The class that will not stop talking..

Discussion in 'Elementary Education' started by Toast, Aug 29, 2010.

  1. Toast

    Toast Companion

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    Aug 29, 2010

    3rd grade.....26 kids....

    They are not bad, just very chatty. Clapping rhythms shuts them up for about 30 seconds, sending them to my version of "time out" results in them missing part of the lesson.

    Sometimes they are calling out with information and answers pertaining to the lesson, other times they will start talking to thier neighbor during direct instruction. I'm finding that it is taking me way too long to get through a lesson because of how often I have to stop because of all the chatter.

    Has anyone else encountered this? This is my 4th year teaching and usual bag of tricks isn't really working. What have you done to get your kids to stop talking and pay attention during direct instruction?
     
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  3. FarFromHome

    FarFromHome Connoisseur

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    Aug 30, 2010

    I'm in 3rd grade and have 32 kids.

    I make them practice a lot. We will not start class if they are talking. If they're wasting too much time, it comes out of their recess. We've talked about how with this big of a class, it's really important that they listen and are quiet immediately when I ask them. After two weeks of school now, they're getting to be really well behaved.

    I did make an example one day and the whole class stayed in at second recess (15 minutes). I know a lot of people don't agree with that, but there are too many kids to really be fair and know exactly who was talking and who wasn't.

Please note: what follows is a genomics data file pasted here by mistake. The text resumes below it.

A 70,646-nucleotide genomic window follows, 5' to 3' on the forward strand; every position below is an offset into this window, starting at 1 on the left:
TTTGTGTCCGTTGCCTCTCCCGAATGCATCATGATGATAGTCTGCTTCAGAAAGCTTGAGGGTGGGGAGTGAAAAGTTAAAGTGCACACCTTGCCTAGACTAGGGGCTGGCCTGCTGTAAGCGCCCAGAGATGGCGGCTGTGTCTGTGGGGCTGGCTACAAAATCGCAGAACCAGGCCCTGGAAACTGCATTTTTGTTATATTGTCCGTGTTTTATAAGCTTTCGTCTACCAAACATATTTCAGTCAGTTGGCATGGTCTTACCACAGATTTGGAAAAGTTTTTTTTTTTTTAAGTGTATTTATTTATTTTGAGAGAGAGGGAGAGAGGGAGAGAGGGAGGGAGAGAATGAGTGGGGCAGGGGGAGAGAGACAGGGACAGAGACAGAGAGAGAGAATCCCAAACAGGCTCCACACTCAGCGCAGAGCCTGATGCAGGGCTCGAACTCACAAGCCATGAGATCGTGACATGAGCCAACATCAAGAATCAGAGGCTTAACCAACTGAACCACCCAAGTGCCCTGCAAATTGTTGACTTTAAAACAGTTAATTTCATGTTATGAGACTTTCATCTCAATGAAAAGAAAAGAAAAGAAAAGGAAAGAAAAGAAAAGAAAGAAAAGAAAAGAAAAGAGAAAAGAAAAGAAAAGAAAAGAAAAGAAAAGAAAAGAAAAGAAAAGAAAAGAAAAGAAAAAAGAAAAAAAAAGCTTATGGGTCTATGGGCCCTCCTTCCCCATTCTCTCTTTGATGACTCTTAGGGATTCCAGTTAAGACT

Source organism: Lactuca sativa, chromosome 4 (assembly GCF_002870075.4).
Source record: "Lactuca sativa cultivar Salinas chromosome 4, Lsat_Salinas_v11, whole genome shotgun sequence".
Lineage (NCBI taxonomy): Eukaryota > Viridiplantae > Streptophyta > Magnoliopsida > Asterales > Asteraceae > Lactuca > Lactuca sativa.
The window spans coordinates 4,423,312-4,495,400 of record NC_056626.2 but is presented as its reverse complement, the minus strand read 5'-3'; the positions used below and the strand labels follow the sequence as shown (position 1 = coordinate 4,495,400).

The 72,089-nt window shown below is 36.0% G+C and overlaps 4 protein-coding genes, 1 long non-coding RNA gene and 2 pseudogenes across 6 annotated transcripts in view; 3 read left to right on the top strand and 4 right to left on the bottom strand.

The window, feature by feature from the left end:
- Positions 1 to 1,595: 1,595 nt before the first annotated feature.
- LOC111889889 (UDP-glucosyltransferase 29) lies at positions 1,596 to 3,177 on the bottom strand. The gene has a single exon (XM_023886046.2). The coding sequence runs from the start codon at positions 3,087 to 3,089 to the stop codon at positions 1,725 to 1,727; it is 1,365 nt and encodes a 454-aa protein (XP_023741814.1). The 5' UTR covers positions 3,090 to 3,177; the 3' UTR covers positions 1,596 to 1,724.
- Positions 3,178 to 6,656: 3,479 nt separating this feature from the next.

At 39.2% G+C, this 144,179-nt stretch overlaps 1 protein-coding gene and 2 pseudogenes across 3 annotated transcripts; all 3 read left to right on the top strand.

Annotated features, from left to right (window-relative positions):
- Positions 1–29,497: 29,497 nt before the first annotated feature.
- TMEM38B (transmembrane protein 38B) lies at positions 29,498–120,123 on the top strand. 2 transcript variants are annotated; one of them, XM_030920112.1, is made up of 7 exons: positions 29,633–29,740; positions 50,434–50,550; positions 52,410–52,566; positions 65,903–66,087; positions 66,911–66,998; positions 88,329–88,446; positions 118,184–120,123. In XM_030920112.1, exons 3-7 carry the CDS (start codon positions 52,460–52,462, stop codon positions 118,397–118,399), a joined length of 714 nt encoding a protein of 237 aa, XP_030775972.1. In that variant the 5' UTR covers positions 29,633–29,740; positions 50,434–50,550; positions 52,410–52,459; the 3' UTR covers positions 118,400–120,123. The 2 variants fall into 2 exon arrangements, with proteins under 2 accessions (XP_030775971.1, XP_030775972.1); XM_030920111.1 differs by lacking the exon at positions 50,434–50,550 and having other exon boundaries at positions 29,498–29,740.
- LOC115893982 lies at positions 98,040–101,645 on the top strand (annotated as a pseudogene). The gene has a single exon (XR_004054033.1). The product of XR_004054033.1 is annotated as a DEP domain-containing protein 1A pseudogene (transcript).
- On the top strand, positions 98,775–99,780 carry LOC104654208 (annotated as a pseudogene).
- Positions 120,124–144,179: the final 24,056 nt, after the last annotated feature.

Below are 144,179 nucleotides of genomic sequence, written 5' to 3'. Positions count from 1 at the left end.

4. tgim

    tgim Habitué

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    Aug 30, 2010

    Have you tried Class/Yes and Teach/OK from WBT?

    We are having an issue in the hallway and while lining up. It's embarrassing when parents have joined us for lunch to have to continually remind them NO Talking...I feel like an ogre by the time we are moving into the lunchroom.
     
  5. Lynnnn725

    Lynnnn725 Connoisseur

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    Aug 30, 2010

    What if you had everyone go back to their seat, then brought them back to the carpet every time someone talked. Even if it takes the whole day....
    maybe sacrifice a day to get them to to behave exactly the way you want? IDK Good luck!
     
  6. TeachingTy2010

    TeachingTy2010 Comrade

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    Aug 30, 2010

    Having the same problem in 1st grade
     
  7. MelissainGA

    MelissainGA Groupie

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    Aug 30, 2010

    Had 25 students last year swear that 22 of them talked in their sleep they talked so much awake. NOTHING, and I do mean NOTHING would get them to stop (denying privileges, calling parents, no recess, didn't matter what they lost). This year have 18 and they are much better about it but still a little talkative. However, with this group they at least respond when something is said to them and I can get through a group or a lessonl.
     
  8. ginac

    ginac Rookie

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    Aug 30, 2010